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Isolated corpus callosum agenesis

Synonym(s) -
Prevalence >1 / 1000
Inheritance -
Age of onset Antenatal
  • Q04.0
MeSH -
MedDRA -


Corpus callosum agenesis (CCA) is characterized by total or partial absence of the main interhemispheric commissure, the corpus callosum. CCA is the most common brain malformation with an prevalence of 1-14/2,000. It occurs as an isolated malformation in 49% of cases. Clinical features include intellectual deficit (80%) and/or easily controlled epilepsy and/or behavioural disorders. However, clinical findings vary widely, ranging from asymptomatic cases with normal intellectual capacities to those with severe intellectual deficit. CCA is generally discovered when the child starts school and although febrile seizures appear to be more frequent in CCA patients than in the general population, epilepsy is rare. Behavioural troubles seem to be frequent and may be the first sign of the malformation. The mechanisms leading to CAA remain unknown; however, an anomaly of the commissural plaque (defective migration of the callosal axons or an abnormality of the callosal neurons) has been suggested. Isolated CCA can be sporadic, autosomal recessive or dominant, or X-linked. Although several chromosomes seem to be involved in the development and maintenance of the corpus callosum (1, 8, 13, 15, 18, 21, and X), no gene has yet been identified for isolated CCA. Diagnosis is based on cerebral imaging with transfontanel ultrasonography, magnetic resonance imaging (MRI) and computed tomography (CT). Excluded diseases include CCA associated with: chromosomal abnormalities, a metabolic disease, a viral embryopathy, intoxication (drugs, alcohol) or medication (such as valproate), any brain malformation (posterior fossa abnormalities, gyration defects), or a malformation syndrome (either a defined syndrome such as the Aicardi or orofaciodigital syndromes (see these terms), or an undefined syndrome). Radiological and genetic markers that may enable prediction of asymptomatic or symptomatic disease are not yet available, making genetic counselling difficult when the condition is diagnosedprenatally. Prenatal diagnosis is now routinely made by ultrasonography (20th week) and MRI (30th week). Treatment is symptomatic and consists of physiotherapy, speech therapy, antiepileptic drugs and psychotherapy. Isolated CCA appears to be related to a better prognosis than associated CCA, with up to 80% of isolated CCA cases having a normal outcome. Nevertheless, parents should be informed that learning difficulties (associated with slowness, distractibility and attention deficit) may develop and require appropriate rehabilitation.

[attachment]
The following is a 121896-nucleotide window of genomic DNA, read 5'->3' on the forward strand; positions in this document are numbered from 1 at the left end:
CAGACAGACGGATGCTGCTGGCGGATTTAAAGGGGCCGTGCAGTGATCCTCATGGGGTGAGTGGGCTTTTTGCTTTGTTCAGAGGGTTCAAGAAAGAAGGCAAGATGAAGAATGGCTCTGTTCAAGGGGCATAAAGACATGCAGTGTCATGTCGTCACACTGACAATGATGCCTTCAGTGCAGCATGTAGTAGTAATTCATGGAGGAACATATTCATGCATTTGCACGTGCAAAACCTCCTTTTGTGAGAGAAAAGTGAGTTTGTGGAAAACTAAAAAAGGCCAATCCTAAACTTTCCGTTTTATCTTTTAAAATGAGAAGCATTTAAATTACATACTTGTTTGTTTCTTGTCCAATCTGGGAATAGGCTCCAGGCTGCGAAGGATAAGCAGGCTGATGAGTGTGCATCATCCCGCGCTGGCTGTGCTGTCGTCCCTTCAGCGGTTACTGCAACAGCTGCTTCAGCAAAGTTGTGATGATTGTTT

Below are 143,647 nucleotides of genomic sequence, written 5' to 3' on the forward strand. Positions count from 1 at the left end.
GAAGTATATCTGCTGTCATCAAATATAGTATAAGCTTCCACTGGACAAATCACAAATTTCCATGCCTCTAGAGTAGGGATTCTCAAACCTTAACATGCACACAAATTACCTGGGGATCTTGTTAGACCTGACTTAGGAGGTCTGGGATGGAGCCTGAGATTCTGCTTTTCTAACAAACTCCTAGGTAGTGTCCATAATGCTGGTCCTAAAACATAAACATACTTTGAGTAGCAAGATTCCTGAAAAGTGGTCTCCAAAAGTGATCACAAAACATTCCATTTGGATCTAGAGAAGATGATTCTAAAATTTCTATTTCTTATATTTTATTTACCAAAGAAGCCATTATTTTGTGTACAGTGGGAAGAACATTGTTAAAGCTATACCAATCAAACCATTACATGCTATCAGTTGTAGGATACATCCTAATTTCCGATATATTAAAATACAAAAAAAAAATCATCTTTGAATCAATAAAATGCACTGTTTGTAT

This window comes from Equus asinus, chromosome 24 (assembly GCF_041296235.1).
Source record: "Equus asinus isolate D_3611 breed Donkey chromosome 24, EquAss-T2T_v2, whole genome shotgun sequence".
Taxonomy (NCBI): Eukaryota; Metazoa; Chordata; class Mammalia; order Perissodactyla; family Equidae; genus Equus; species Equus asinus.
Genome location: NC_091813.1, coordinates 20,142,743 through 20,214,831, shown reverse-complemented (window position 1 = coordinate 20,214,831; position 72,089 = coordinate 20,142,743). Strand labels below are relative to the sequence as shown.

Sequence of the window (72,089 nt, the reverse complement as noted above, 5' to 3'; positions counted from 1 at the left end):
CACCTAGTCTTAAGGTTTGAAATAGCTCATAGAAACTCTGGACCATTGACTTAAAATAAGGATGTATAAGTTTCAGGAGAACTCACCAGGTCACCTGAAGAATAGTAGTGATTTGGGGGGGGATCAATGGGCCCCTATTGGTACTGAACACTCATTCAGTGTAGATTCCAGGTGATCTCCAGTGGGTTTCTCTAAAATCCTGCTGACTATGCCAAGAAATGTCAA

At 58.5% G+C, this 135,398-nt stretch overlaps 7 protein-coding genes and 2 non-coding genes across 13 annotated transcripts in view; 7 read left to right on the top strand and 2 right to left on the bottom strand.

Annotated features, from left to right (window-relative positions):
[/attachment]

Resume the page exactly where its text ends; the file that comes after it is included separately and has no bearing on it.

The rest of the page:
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  • Dr Marie-Laure MOUTARD

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